New Zealand currently counts a population of about 5 million people, which is a small number compared to its size (268.021 km²). The UK, for example, which is even slightly smaller (242.495 km²) counts about 67 million residents. New Zealand’s most highly populated city is Auckland with a population of 1.7 million people. This might sound like a downside for some, but if you enjoy being by yourself from time to time or simply dream of discovering a country without bumping into other people, you’ll be happy to find yourself in a nation that is actually home to more than five times more sheep than human beings.
However, one of the biggest upsides of that is the total lack of light pollution in most areas of New Zealand. Being a country with a lot of uninhabited or scarcely populated places, you’ll most probably also be amazed to see a night sky seemingly overflowing with stars. If you haven’t spent much time stargazing before, New Zealand’s off-city regions will definitely leave you in awe at night, simply staring at the sky.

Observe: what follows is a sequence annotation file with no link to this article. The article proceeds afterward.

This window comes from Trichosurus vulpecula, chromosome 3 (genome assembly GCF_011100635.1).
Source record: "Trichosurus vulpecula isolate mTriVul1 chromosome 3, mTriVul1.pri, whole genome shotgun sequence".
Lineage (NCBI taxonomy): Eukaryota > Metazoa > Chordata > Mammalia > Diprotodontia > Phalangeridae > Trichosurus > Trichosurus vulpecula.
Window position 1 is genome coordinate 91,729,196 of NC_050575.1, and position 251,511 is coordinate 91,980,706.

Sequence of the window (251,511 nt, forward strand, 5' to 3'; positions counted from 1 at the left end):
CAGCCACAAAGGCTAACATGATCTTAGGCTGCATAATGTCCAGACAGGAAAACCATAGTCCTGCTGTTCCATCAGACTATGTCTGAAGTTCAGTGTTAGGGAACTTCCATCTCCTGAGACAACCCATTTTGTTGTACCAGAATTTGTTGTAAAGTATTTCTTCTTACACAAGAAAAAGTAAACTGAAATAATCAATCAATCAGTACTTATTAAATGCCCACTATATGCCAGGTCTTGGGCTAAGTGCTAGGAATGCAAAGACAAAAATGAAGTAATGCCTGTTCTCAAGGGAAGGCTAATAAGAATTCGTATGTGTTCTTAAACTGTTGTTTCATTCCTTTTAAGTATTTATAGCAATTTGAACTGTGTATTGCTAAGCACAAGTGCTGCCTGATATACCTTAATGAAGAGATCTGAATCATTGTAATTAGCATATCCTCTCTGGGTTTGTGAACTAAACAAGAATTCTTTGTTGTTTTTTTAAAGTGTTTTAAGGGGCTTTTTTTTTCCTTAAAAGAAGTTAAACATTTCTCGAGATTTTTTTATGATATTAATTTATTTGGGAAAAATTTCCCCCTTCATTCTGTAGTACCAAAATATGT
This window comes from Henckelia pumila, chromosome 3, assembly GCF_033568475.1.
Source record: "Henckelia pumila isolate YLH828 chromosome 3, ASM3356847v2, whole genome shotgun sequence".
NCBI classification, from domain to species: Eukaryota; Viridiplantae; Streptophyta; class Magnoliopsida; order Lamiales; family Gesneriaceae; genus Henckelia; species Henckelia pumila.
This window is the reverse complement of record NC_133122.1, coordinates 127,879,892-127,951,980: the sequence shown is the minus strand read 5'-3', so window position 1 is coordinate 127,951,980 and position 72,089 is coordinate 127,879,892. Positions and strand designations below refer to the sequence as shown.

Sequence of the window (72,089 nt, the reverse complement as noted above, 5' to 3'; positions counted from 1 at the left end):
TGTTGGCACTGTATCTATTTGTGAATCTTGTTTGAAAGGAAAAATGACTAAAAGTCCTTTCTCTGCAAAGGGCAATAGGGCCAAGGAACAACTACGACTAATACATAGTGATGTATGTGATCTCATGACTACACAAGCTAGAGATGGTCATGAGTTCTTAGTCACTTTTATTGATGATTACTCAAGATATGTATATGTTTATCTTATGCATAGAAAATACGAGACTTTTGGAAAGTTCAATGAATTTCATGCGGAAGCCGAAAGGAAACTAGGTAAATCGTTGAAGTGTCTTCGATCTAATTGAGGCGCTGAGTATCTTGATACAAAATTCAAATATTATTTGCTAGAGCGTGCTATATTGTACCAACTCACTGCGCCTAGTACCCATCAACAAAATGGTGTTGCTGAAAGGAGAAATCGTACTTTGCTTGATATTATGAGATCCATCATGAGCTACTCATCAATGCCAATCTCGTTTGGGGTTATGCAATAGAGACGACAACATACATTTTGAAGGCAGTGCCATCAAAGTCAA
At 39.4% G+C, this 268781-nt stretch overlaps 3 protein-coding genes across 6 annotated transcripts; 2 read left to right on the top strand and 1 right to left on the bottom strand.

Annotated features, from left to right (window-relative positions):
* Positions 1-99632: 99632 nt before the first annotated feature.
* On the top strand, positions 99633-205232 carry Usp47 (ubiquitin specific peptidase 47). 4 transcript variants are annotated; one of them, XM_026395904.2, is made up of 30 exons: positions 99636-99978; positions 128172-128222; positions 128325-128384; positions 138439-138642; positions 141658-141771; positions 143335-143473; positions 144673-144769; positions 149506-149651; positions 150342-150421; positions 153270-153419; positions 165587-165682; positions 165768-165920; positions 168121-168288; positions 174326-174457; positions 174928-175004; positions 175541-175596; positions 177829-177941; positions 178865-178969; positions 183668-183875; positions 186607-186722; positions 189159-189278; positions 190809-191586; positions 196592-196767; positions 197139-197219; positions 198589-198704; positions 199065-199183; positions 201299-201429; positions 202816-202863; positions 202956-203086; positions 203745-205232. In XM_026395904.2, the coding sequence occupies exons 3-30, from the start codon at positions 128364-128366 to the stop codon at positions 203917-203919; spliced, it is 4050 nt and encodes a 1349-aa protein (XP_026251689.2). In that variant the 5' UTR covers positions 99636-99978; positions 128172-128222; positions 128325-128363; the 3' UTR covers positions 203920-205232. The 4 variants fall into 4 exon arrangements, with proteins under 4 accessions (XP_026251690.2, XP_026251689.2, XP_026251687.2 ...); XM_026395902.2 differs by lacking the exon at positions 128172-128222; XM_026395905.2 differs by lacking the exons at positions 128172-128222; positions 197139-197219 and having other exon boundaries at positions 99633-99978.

3. It’s a Digital Haven
But don’t be fooled: a small population compared to a large countryside does not mean that you’ll end up in a digital dead zone, far away from all modern-day online tools and gadgets. An important factor of expats’ quality of life abroad nowadays definitely is the digital advancement of a country. Especially while settling in, you don’t want to worry about attaining a proper mobile phone with functioning internet connection or paying cashless. Digital barriers may even keep you from staying in touch with family and friends abroad and make it difficult for you to do well at work. In New Zealand, however, you won’t have to worry about any of that.